Friday, 8 February 2002

Equal rites

Listening to:

Haydn, string quartet op. 50, No. 5 in F major. This recording is by the Kodály Quartet on Naxos. I believe they have recorded all of Haydn’s quartets. I don’t know quite how many CDs this comes to, but I only have three so far, so I’m confident that there are still lots more out there.

Just read:

Terry Pratchett, Equal rites.

I bought this to read on the plane trips I made to and from Portland last month. I believe it’s the third Discworld novel published, and there are a variety of clues to this in the style and plotting of the novel. For example, it’s Granny Weatherwax’s first appearance, and I think you can see how she’s still not the fully-formed character of the later books. In particular, she is less competent, feeling unsure about urban life. In my opinion, that makes her rather more likable.

The plot is all about a young girl wanting to become a wizard, despite the fact that the Unseen University only accepts men. This is the source of the most of the humour, and the journey from the small village in Lancre to the bustling metropolis of Ankh-Morpork is also a good source of jokes. There are the inevitable monsters threatening the stability of the universe from the Dungeon Dimensions and there’s even a chance for wizards and witches to display their complementary skills. In later books, the wizards become rather more bumbling and pathetic, while Weatherwax turns into an all-defeating super-witch.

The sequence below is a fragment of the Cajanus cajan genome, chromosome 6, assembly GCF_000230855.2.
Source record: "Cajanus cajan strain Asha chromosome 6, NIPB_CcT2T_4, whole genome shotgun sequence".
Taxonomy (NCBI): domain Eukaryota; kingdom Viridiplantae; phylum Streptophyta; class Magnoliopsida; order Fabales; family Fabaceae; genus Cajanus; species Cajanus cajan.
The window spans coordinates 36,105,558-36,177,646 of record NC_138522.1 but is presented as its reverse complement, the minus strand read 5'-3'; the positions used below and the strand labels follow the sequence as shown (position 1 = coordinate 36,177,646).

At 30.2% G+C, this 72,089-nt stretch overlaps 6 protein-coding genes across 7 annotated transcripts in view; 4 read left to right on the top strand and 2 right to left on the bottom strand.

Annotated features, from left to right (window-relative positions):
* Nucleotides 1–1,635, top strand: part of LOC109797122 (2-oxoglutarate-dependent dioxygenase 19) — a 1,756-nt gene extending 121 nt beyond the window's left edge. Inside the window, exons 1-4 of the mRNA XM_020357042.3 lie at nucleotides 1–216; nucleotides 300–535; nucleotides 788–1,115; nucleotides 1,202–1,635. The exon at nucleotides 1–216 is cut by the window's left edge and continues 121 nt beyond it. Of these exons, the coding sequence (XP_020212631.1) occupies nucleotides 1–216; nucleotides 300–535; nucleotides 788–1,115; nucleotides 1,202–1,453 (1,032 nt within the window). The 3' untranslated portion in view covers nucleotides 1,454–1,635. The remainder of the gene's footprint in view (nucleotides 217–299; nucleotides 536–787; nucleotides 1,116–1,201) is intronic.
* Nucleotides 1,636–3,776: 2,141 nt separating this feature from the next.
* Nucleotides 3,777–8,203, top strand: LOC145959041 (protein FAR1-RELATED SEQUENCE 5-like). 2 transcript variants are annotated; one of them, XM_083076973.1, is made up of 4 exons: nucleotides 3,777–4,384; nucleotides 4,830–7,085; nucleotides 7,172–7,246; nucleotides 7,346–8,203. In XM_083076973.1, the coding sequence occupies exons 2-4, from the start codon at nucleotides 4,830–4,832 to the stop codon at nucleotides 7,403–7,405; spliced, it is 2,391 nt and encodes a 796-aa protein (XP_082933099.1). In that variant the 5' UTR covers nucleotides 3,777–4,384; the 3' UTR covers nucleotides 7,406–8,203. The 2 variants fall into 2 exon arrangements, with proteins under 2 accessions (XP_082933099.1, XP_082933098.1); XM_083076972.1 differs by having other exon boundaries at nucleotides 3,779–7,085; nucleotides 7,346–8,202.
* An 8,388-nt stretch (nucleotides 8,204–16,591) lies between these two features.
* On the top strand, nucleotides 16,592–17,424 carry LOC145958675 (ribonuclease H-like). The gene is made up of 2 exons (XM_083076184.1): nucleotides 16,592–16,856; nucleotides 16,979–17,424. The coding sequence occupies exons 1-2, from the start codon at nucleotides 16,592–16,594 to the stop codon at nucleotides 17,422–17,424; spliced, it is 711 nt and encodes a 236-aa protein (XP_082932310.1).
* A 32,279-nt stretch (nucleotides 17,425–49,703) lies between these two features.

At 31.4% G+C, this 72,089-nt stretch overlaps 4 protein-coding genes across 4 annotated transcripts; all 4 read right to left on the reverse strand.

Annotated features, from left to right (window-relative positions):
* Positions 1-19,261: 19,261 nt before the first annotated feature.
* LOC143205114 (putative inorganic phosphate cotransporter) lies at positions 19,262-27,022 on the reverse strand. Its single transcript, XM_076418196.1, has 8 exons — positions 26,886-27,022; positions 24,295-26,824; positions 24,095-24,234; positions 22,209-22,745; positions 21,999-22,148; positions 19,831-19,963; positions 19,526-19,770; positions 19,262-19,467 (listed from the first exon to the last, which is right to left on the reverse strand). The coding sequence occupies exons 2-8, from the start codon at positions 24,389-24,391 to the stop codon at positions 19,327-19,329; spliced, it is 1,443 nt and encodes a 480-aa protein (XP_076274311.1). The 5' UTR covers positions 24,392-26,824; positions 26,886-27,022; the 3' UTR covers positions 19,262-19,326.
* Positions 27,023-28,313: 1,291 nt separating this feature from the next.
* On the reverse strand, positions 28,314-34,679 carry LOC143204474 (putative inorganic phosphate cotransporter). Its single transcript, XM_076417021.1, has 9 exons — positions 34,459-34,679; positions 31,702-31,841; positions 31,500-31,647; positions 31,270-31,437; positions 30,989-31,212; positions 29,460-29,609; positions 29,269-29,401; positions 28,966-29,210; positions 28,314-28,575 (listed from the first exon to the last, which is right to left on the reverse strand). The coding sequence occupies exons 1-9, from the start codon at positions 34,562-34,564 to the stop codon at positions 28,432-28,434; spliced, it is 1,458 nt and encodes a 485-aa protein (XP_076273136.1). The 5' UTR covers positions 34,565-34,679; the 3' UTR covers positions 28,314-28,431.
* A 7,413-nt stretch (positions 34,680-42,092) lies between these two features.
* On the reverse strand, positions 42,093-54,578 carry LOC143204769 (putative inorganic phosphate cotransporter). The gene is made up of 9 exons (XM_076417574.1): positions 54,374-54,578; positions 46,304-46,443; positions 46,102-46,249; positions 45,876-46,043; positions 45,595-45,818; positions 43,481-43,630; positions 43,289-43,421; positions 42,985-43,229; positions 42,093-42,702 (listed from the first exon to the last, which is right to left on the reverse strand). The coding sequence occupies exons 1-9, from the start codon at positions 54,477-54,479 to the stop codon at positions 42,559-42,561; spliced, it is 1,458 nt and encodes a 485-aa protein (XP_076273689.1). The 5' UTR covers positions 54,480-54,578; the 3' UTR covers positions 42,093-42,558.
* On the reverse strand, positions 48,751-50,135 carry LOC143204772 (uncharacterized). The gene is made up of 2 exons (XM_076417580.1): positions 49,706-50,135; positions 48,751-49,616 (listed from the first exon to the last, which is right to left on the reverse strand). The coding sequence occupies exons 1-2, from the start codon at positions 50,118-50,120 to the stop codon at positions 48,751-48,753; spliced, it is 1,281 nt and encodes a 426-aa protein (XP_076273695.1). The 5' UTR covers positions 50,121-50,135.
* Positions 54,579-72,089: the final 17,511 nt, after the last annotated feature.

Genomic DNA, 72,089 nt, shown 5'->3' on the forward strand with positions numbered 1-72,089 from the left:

Of course, the characterisation of female and male attitudes to, and versions of, magic are right out of Sexist Stereotyping 101, which make things a little dull. There doesn’t seem to be any room for the analytic woman, nor the “in-touch-with-Nature” man. It’s also too easy for Pratchett to praise the “intuitive, female approach” and mock the male worldview. There's nothing wrong with doing these things per se, but it does become predictable.

Finally, as for style, I don’t think that later novels would have included a line mentioning Steven Spielberg; here Pratchett is reaching outside of his Universe in a way that I think becomes rarer later.

An amusing response to the "axis of evil" speech.

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